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The Structure of Leadership: Presidents, Hierarchies, and Information Flow


  • AUTHOR's NOTE: Earlier versions of this article were presented at the 2002 annual meeting of the American Political Science Association and 2003 annual meeting of the Midwest Political Science Association. Thanks to Brandice Canes-Wrone, Matt Dickinson, Dave Lewis, Jim Pfiffner, research workshop participants at Princeton's Center for the Study of Democratic Politics, and especially Tom Hammond for helpful conversations and comments on various aspects of this ongoing project. All errors, needless to say, remain my own.

Andrew Rudalevige is associate professor of political science at Dickinson College and visiting research scholar at the Center for the Study of Democratic Politics, Princeton University.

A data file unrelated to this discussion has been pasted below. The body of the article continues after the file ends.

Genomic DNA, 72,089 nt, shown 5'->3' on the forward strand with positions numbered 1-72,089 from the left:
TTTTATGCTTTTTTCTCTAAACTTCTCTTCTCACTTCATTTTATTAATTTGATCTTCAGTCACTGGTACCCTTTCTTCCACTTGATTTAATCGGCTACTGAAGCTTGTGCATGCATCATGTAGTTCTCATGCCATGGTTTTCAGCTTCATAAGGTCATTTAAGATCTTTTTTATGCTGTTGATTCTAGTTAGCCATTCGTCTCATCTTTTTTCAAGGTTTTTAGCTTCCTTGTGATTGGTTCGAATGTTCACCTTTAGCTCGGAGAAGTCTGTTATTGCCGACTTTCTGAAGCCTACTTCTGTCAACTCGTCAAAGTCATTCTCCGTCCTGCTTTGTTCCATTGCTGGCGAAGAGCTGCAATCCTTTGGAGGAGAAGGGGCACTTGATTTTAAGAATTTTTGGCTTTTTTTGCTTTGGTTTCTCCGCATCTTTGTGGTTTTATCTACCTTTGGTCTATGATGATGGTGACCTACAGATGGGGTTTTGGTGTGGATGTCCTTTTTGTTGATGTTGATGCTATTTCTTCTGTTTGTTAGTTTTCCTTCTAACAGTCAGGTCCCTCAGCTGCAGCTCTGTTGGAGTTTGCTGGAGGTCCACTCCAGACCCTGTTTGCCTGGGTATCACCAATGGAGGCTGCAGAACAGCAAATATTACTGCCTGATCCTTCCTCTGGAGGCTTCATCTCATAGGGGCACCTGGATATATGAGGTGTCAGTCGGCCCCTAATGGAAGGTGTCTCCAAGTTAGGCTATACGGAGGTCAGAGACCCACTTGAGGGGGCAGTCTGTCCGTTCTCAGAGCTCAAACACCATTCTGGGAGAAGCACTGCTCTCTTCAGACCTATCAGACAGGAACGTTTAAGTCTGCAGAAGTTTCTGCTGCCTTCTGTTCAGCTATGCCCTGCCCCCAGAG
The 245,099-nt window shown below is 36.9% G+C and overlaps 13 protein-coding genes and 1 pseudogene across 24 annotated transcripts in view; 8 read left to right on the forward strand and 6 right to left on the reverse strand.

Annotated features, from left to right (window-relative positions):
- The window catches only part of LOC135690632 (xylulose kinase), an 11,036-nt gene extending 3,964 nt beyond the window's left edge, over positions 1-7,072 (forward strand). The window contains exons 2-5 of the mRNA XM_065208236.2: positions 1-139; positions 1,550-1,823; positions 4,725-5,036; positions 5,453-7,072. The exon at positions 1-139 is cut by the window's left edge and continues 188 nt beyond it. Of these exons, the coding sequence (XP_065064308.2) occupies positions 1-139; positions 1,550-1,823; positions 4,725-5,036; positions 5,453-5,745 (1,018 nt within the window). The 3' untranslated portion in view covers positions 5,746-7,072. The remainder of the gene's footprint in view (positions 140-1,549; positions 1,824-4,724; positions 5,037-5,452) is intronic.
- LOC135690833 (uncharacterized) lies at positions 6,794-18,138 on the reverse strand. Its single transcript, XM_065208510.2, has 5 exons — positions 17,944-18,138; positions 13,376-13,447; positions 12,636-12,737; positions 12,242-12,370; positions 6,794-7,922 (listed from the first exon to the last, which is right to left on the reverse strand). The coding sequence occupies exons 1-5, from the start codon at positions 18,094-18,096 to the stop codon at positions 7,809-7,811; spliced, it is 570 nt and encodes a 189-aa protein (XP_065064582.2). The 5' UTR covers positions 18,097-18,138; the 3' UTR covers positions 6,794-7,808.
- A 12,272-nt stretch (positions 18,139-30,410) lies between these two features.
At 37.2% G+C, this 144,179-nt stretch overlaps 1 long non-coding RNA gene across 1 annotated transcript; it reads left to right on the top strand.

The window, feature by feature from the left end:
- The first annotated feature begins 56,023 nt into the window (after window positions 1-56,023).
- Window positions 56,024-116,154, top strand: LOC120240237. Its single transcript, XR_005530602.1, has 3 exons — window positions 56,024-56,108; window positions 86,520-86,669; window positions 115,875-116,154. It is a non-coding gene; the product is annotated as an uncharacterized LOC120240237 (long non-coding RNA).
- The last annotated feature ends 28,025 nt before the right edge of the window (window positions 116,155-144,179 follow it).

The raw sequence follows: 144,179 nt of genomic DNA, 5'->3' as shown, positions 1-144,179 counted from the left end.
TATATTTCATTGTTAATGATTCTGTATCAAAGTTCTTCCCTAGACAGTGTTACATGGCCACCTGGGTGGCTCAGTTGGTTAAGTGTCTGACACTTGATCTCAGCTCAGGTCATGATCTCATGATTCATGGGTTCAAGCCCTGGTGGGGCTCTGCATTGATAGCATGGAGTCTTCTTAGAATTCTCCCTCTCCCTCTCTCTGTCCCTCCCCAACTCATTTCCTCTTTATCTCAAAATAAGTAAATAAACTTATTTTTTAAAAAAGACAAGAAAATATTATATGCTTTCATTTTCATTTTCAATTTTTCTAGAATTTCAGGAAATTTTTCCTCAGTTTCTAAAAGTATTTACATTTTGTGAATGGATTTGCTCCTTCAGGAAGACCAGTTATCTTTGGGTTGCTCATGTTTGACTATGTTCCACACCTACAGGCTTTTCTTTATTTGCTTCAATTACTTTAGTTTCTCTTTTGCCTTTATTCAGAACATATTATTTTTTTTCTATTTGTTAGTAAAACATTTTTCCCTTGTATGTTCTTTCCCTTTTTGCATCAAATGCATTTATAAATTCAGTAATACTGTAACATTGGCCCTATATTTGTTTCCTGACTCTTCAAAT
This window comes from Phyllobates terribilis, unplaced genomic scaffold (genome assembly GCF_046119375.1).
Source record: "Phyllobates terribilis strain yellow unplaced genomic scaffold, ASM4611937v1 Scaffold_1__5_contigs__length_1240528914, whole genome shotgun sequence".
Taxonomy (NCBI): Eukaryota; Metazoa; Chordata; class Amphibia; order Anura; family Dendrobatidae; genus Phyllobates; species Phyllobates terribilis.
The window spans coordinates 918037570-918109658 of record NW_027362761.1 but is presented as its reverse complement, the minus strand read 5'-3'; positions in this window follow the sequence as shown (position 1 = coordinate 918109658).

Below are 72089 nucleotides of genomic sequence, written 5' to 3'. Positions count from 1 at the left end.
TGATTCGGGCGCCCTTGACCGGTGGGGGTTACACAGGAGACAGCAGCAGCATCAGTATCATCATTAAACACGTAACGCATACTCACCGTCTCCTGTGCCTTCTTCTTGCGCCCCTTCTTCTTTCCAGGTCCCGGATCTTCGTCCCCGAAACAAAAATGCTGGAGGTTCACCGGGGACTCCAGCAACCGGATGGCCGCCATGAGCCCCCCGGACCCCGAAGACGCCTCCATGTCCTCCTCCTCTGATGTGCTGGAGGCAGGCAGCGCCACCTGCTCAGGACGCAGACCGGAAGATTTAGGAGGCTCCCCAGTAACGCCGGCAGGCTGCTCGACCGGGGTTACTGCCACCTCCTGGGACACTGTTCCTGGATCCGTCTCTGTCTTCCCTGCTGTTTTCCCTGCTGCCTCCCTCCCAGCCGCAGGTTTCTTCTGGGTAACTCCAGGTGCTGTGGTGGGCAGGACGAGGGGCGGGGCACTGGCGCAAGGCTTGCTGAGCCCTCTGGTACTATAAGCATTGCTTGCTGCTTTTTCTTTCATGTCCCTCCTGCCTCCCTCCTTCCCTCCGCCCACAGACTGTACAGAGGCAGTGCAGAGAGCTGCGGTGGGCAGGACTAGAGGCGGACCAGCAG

This article draws on various theories of organization and hierarchy to argue that presidential staff may be conceived as a necessary limiting structure on an otherwise chaotic informational environment. As such, the shape of that structure shapes the kind, caliber, and amount of information presidents receive on policy matters. Melding classic organization theory and recent formal work with earlier hypotheses about staff effectiveness, I argue that informational institutions centered on functional rather than specific policy lines will best serve the president, and that parallel processing and other monitoring mechanisms will also help the president obtain good advice. Evidence from the Truman, Reagan, and Bush II administrations is used to illustrate this theory and sketch a more systematic research agenda.